Deadline Detroit | Dr. Joel Kahn: How to avoid nutrition pitfalls of a vegan diet by understanding these 3 myths

He writes health columns twice a month, a practicing cardiologist, clinical professor at Wayne State University School of Medicine and founder of the Cannes Center for Cardiac Longevity at Bingham Farms. He is an author and has appeared on national television, including “The Doctor of Oz” and “The Doctors Show”.

By Joel Kahn

Many people start the new year with healthy resolutions, such as following a vegan, vegetarian diet. The commitment to avoid animal products at the beginning of the year is called vegetarianism.

In fact, an increasing number of people are turning to vegetarianism by avoiding meat, poultry, fish, cheese, eggs, honey, and gelatin for reasons of health, empathy, or environmental concerns. Avoiding protein-rich food sources raises concerns, sometimes legitimate, that need to be addressed.

So what are some of the biggest myths — good and bad — about vegetarians?

1. Vegetarians never get sick


A delicious varied vegetarian meal of vegetables, greens, nuts and grains

Several large nutrition studies report lower rates of chronic disease among people who follow a vegan diet, compared to binge eaters. But vegetarians can still develop cancer, heart disease, diabetes, dementia, and other serious disorders.

I see patients who have been on a vegan diet, usually for only a few months or years, who have significant heart disease. Most vegans ate a largely animal-based diet for many years before becoming only vegetarians. New vegetarians and those motivated by ethics may choose lots of processed foods that are high in oils, trans fats, sugars, and added salt.

Vegetarians need to be screened for cancer, like a colonoscopy, just like everyone else. They are also required to have comprehensive lab studies and silent cardiology imaging to ensure optimal health.

Health outcomes over 25 years were recently compared from a large database from the Harvard School of Public Health in subjects eating a healthy diet (whole grains, fruits, vegetables, nuts, legumes, tea, coffee, and vegetable oils) versus those eating a healthy diet (juices, sweetened drinks, cereals, etc.). Sweets, French fries). It is not certain how many participants were on an entirely plant-based diet. During the study, 8,631 people developed coronary heart disease. Adhering to a plant-based diet reduced the risk of heart disease by about 8 percent overall, but this association was much stronger for those following the healthy pattern. These participants had a strong 25 percent reduction in the risk of coronary heart disease, while those who ate unhealthy plant foods increased their risk by up to 30 percent. The bottom line is that a healthy vegan diet is a whole food vegan diet – the WFP, in short – not a fast food approach.

2. All health needs is a vegan diet

In the 1970s, sports author Jim Fix made the mistake of believing that exercise protected him from all diseases and dieting increased the risk of heart disease. Unfortunately, he died tragically at the age of 52 of a heart attack, despite his long time.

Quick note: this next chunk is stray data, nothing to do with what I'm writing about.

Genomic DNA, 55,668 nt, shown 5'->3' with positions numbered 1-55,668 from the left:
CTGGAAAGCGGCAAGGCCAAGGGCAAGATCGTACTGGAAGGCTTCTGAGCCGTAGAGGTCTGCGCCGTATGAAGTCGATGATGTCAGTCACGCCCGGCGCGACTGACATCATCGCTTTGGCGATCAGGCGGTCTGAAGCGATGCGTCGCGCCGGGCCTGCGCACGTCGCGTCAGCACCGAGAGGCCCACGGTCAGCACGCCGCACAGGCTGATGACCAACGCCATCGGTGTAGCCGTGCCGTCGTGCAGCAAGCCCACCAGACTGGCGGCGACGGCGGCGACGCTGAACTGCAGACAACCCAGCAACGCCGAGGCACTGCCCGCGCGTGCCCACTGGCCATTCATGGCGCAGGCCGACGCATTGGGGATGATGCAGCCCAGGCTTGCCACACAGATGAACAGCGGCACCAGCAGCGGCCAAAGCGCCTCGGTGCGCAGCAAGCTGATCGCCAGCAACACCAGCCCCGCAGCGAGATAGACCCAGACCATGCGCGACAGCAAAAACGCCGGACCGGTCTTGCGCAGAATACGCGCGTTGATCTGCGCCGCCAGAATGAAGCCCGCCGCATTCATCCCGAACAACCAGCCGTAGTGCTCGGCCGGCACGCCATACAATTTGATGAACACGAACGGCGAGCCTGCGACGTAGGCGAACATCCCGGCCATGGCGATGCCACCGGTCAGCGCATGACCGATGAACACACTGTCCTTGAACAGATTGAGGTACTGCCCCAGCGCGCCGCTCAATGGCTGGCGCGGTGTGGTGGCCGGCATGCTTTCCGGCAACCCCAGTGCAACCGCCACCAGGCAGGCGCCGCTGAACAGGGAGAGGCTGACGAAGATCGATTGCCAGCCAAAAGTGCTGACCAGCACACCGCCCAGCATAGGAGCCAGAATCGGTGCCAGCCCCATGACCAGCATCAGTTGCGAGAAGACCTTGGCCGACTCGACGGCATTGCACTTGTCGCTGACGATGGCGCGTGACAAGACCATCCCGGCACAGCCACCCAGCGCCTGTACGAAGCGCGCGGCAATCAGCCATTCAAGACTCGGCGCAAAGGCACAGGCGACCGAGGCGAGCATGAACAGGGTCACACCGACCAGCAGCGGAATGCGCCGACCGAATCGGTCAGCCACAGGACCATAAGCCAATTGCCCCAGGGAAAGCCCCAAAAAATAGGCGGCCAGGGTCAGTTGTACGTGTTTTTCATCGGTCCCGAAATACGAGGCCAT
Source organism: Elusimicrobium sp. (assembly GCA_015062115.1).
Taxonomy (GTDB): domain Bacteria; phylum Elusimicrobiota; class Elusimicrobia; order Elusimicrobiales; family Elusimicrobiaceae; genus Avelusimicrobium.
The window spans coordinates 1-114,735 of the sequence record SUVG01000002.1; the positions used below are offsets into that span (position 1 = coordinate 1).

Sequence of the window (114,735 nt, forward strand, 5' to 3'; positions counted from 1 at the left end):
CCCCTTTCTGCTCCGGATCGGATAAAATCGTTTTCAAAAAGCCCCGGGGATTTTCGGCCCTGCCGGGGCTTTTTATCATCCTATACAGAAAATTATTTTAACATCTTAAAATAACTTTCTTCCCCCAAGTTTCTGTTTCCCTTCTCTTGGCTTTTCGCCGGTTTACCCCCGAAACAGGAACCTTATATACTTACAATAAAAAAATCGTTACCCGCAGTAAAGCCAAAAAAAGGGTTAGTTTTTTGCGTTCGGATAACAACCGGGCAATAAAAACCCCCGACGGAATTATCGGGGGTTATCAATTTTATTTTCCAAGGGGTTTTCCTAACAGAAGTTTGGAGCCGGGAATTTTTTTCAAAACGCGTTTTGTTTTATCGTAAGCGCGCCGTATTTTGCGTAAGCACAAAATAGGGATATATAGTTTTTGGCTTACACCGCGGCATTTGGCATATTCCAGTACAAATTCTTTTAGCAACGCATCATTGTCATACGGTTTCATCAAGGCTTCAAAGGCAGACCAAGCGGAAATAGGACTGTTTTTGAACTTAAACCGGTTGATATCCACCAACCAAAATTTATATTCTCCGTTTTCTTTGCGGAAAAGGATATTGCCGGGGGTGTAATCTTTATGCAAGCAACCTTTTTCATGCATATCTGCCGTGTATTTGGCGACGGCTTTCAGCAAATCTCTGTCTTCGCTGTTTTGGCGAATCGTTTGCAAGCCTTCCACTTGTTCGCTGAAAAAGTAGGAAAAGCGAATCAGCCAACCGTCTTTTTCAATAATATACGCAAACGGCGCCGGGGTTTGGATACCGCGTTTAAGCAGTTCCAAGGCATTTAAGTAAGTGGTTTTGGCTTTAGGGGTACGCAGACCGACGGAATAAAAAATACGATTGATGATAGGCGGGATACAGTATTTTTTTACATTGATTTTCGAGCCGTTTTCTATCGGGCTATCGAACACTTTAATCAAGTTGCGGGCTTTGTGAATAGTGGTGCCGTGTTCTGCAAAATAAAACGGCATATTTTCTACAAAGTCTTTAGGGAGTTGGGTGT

While a plant-based diet can be a very wise choice, it is just one part of an overall plan for optimal health. Dean Ornish’s groundbreaking studies, called the Heart Lifestyle Experiment, combined a plant-based diet with exercise, stress reduction, yoga, social support and love, and smoking cessation to reverse advanced heart disease. I advise vegetarians to incorporate these other healthy practices into their lives as well.

Sleeping seven to eight hours a night significantly reduces the risk of heart disease, compared to those who sleep less than five hours. About 20 percent of the American public still smokes, and some are vegetarians who should quit. A stress management strategy, whether it’s breathing exercise, yoga, religion, music, or social support, is key to health for everyone. Loneliness is a burden to health, which is one of the reasons I co-founded a large vegan health support group in Detroit.

3. All phytonutrients come from plants

Surely the WFP Colors of the Rainbow Diet provides all the nutrients for optimal health? In fact, in my Preventive Cardiology clinic, I measure blood and skin levels of several important nutrients, often low for omnivores and vegetarians.


Dr.. Joel Khan: “I’ve eaten a vegan diet for 45 years.”

Vegetarians in particular are often low in vitamin B12, vitamin D, omega-3, iodine, vitamin K2 and taurine (as are most omnivores). Getting the most health benefit from a plant-based diet requires attention to these nutrients. A plant-based multivitamin provides the right amounts.

At a minimum, all vegetarians should take vitamin B12. If whole food sources are desired, omega-3s can be taken with two tablespoons of ground flaxseeds daily along with greens, walnuts, and chia seeds. Kelp and kelp can provide iodine. Mushrooms and plant milks can be rich in vitamin D. Adequate iron can be a problem for vegetarians, but spinach, tofu, beans, lentils, and sunflower seeds are very good sources.

I’ve eaten a vegan diet for 45 years, choosing WFP options for all of those roughly 40,000+ meals. I strongly support – as does the Academy of Nutrition and Dietetics – the WFP’s vegan diet to improve health for all readers – including those who are prenatal or pregnant, those who feed children, as well as the elderly.

Healthier vegetarians understand the myths surrounding a vegan diet and avoid the pitfalls.

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